Homeschool In The Woods explains in the introduction of the downloadable lapbooking project, the New Testament Activity Pak that, "We believe that the best way for a child to cement the lessons he or she has learned is through hands-on activities and projects! The more that a child has contact with the subject, whether visually, orally, audibly, or kinesthetically, the more of a chance the material has of staying put where it belongs... in the child’s mind!"
THERE'S SO MUCH GREAT STUFF IN HERE!!!!! I was so excited as I began going through the activities!
The New Testament Activity Pak includes projects that illustrate
There is a supply list provided at the beginning of each activity, so Mom or Dad knows what to gather before you begin. You'll need items you probably already have around the house: plain paper, colored paper (if you choose), card stock (optional, but preferred, in my opinion, for some activities), markers, crayons, glue sticks, pens or pencils, tape, ribbon, scissors (an adult needs to cut out some of the activities) and some you may have to buy, for example, the wooden dowels for the scroll in "The New Testament News" activity. I like the fact that Homeschool in the Woods includes a file that shows you what the finished product looks like.
The content is fabulous--there's a lot of "meat" that children (and parents) can bite into here! The attention to detail is impressive! This activity-pak is really beautiful!
Every time I print a section for us to try at home, my daughter balks. :( The balking has nothing to do with the activity-pak. Let me explain: My daughter began early intervention at the age of 19 months, and quite honestly, she's done more arts and crafts than most children her age, because occupational therapists and speech therapists and teachers and tutors have used arts and crafts to give her work on fine motor skills like holding a pencil and cutting. From a very early age, she didn't get to ENJOY arts and crafts -- they were her "work".
As we work to undo some of that perspective for her, I don't *make* her do an activity like this one if she reacts with great resistance. I want her to see the activity and imagine the fun she'll have with it, and join me enthusiastically, not, in her mind as a "chore" or "have to". I have to admit, I want her to want to be interested in a big project like this one, but for *now*, she's not. She sees too many words. She sees "work" in the pages to be colored, and in the drawings she must do, and the words she must write. She has some new discoveries to make about herself and about learning before we tackle together a project as thorough as this one. I soooooooo look forward to the day when I bring out the materials and she jumps into it with anticipation and excitement! One of these days, she WILL, and when that day comes, I will rejoice! :) (In the meantime, I am still trying to let go of the regret of a lot of the "therapy" we did in the name of "early intervention".)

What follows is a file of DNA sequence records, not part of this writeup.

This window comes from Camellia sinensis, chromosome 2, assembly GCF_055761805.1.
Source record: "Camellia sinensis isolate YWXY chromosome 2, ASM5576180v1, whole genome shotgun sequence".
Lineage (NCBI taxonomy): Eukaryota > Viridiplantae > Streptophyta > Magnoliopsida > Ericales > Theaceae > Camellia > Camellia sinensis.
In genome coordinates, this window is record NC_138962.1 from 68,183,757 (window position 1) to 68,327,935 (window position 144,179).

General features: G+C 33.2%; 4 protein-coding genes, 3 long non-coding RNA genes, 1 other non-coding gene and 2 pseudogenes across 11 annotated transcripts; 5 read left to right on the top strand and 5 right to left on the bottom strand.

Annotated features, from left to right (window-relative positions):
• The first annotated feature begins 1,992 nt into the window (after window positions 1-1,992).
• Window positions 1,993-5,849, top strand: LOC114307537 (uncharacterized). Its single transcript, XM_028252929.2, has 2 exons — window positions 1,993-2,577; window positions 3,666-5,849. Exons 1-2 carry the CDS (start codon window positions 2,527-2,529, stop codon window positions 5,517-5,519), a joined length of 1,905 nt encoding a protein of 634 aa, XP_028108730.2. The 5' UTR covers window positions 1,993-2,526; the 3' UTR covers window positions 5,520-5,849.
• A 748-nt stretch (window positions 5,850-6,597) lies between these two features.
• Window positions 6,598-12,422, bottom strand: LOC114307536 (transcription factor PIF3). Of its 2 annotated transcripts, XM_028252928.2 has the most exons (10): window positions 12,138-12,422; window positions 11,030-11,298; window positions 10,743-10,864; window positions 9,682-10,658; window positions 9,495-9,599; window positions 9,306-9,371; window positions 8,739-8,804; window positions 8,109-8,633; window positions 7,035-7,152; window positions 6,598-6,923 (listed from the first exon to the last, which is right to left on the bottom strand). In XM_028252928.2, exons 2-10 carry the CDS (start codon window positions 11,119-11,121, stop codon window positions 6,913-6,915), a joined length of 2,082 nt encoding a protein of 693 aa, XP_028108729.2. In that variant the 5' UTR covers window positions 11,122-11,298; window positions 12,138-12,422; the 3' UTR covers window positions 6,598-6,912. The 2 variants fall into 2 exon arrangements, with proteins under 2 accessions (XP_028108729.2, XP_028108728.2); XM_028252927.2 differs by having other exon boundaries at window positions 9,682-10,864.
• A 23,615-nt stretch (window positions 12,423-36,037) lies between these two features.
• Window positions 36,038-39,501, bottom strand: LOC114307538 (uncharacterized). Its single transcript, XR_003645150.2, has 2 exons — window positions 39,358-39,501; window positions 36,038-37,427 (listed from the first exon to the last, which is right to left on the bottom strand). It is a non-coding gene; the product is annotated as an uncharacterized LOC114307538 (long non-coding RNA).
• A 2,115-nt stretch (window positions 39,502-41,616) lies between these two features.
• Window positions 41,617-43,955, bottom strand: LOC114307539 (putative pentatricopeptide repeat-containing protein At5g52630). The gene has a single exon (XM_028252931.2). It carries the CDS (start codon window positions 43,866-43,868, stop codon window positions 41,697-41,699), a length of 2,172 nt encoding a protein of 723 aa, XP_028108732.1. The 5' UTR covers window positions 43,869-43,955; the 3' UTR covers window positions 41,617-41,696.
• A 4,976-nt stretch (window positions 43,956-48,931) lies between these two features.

In the meantime, I have the files containing the New Testament Activity Pak on a memory stick, not taking up any space on my bookshelves, waiting for the time when we WILL use it.
Be sure to check out the Homeschool in the Woods web site to see all the wonderful products (including some FREE UNIT STUDIES) that they offer, and be sure to sign up for the monthly newsletter that contains free teaching tips.
Please check out the reviews of my Crewmates, here.
A March 18, 2009 PS: My daughter picked up the New Testament Activity I'd assembled called, "The Parables of Jesus" today and showed interest in it for the first time! :) Assembled, it's a book that is sized for the hands of children, with a parable on one side of the page, and a blank page on the other, where we are to illustrate the parable on the blank page. We'll take our time, work through it as my daughter continues to show interest. My hint for the day for parents of children who are resistant because they've been through too much early intervention is to print activities and, where applicable, complete the assembly, and just leave them in places that are accessible to your children. Allowing your children to SEE the activity and know you're not going to force them to "work" gives them some space to develop comfort with it, space to develop curiosity and interest. When the child's curiosity is driving the activity, the task is no longer "work".